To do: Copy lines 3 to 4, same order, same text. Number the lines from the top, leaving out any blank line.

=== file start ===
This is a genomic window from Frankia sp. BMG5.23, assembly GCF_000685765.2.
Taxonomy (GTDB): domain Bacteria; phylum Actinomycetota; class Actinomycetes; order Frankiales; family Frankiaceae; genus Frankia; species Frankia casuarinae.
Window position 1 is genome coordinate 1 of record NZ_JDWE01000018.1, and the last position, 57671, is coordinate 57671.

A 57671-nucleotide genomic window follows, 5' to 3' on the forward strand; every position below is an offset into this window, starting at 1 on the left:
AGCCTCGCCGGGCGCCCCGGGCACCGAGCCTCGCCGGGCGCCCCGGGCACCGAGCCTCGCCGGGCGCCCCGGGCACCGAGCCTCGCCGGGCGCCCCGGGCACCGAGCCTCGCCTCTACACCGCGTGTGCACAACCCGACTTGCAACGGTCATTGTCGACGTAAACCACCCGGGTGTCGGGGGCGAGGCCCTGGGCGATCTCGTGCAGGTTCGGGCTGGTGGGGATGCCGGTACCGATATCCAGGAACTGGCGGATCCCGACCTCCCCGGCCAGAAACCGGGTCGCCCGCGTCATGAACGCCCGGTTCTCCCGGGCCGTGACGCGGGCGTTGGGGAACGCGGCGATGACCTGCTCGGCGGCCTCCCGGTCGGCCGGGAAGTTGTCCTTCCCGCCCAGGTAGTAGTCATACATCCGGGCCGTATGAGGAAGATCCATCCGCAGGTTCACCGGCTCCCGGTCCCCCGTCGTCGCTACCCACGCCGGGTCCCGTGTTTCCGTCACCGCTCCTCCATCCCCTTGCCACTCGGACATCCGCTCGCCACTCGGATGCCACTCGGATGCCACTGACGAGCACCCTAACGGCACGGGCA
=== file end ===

Window position 1 is genome coordinate 1 of record NZ_JDWE01000018.1, and the last position, 57671, is coordinate 57671.

A 57671-nucleotide genomic window follows, 5' to 3' on the forward strand; every position below is an offset into this window, starting at 1 on the left: